Then, early in the third quarter, Fowler made one of those mistakes he’s been trying to eradicate. An illegal hands to the face penalty negated a red-zone interception by teammate Myles Jack. The Texans got the ball back, and Watson threw a touchdown to DeAndre Hopkins on the very next play. Fowler vowed to redeem himself. He didn’t have to wait long.
On Houston’s next possession, Fowler forced a fumble with . . . his foot. He bull-rushed right tackle Breno Giacomini and pushed him back toward the QB, but Watson ducked and stepped up in the pocket in an effort to avoid Fowler’s swiping right arm. So Fowler extended his right leg, too, kicking the ball up and out of Watson’s grasp. “I saw him getting ready to scramble, but I still kind of had him, so I had to do whatever I had to do—scratch, claw, kick—to get him down,” Fowler said. “That was pretty different. I’ve been playing FIFA a lot, so maybe that’s where I got the idea to do it.”
It was one of 10 sacks for the Jaguars defense, a club record that prompted the team to change its Twitter header name to #Sacksonville on Sunday evening. Ngakoue recovered Fowler’s forced fumble, and the Jaguars were on their way to sealing their first win of the season—and showing an elite talent level that the defense wants to sustain. “We want to keep having this feeling, and change this team around, and win,” Fowler said.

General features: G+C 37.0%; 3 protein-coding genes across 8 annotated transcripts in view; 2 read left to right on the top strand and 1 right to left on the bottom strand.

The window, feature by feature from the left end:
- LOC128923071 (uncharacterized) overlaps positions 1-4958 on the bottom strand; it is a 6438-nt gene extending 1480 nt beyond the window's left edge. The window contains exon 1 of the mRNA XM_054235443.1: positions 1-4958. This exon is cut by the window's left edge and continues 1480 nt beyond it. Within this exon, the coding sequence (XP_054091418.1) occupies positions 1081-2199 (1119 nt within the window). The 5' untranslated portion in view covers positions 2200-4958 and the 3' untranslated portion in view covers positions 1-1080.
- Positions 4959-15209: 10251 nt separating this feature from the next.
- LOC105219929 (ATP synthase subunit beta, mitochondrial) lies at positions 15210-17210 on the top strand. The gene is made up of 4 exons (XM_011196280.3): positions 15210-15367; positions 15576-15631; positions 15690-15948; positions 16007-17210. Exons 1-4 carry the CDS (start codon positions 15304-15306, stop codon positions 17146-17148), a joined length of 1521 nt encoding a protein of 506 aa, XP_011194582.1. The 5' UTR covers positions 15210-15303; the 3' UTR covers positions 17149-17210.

As Fowler spoke, you could hear the celebratory buzz of a winning locker room in the background. But there was still uncertainty ahead that had nothing to do with football: Irma hadn’t yet made landfall in Fowler’s hometown, and after that, the storm would hit the city where he currently lives. On Monday morning, the National Weather Service put out an alert that the St. Johns River in Jacksonville was at a record level.
The Jaguars knew only that they’d be staying in Houston for at least one extra night—but not when they’d be returning home, or what they’d see upon returning.
“Hopefully everything goes right,” Fowler said. “All you can do is pray.”